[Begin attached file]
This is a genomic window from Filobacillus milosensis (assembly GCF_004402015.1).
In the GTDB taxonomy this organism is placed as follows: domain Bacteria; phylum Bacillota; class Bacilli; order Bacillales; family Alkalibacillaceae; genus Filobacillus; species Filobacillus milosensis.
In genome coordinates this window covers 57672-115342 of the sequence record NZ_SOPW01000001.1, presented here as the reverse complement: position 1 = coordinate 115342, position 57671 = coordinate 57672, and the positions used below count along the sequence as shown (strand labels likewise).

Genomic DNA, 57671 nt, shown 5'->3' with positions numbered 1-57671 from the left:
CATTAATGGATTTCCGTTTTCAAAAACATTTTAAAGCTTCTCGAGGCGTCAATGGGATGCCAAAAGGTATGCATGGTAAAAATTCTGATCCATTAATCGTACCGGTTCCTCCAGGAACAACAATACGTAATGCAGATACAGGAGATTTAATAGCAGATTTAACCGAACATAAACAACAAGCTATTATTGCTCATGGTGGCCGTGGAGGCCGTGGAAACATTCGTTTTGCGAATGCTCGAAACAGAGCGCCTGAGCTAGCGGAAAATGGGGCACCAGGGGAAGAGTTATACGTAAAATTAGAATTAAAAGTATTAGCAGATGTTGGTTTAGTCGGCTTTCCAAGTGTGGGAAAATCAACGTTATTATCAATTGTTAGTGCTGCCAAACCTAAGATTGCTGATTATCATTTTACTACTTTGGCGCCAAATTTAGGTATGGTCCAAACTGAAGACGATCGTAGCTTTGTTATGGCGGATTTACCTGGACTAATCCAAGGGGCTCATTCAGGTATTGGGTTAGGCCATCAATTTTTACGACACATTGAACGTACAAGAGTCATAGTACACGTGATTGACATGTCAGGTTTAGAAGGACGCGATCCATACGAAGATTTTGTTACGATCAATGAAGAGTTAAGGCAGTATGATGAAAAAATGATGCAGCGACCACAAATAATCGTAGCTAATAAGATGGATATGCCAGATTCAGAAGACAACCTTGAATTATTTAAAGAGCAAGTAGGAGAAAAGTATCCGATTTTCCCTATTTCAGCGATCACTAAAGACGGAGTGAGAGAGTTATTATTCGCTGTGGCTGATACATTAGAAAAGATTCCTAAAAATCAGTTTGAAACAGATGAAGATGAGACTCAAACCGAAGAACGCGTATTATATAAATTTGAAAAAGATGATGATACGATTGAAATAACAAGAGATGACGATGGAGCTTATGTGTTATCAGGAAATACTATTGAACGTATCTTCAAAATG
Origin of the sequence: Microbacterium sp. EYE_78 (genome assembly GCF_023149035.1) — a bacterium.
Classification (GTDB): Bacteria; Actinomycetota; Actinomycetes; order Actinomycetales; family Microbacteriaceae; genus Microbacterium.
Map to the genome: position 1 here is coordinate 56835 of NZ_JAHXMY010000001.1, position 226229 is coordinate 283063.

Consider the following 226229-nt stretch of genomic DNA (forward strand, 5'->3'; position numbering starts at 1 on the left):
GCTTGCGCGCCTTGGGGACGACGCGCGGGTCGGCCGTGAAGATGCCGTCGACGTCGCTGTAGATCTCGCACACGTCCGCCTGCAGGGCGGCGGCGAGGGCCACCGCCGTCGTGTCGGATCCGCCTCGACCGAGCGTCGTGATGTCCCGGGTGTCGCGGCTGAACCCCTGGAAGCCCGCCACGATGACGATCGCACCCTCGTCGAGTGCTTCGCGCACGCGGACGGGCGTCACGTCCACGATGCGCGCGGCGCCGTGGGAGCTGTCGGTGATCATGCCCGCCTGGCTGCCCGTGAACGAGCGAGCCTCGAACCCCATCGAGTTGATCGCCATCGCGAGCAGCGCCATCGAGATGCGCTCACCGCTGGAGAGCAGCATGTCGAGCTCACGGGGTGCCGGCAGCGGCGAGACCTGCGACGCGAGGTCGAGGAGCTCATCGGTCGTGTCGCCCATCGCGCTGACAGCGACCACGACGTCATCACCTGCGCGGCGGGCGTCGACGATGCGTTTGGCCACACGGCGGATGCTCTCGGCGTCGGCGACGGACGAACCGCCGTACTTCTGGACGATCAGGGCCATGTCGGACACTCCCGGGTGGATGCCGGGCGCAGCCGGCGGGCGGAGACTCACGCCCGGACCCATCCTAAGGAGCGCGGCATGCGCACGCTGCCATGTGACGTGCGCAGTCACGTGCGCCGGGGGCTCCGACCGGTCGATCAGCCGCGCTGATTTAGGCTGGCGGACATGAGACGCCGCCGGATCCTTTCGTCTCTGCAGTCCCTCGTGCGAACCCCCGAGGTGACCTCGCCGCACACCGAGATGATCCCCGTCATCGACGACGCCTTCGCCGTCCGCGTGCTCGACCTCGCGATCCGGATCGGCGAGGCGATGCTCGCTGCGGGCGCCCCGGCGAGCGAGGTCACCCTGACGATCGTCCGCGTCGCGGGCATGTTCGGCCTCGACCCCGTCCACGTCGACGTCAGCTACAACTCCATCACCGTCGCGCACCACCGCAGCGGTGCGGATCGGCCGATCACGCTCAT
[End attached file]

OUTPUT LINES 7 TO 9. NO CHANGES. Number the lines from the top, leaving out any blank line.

Classification (GTDB): Bacteria; Actinomycetota; Actinomycetes; order Actinomycetales; family Microbacteriaceae; genus Microbacterium.
Map to the genome: position 1 here is coordinate 56835 of NZ_JAHXMY010000001.1, position 226229 is coordinate 283063.

Consider the following 226229-nt stretch of genomic DNA (forward strand, 5'->3'; position numbering starts at 1 on the left):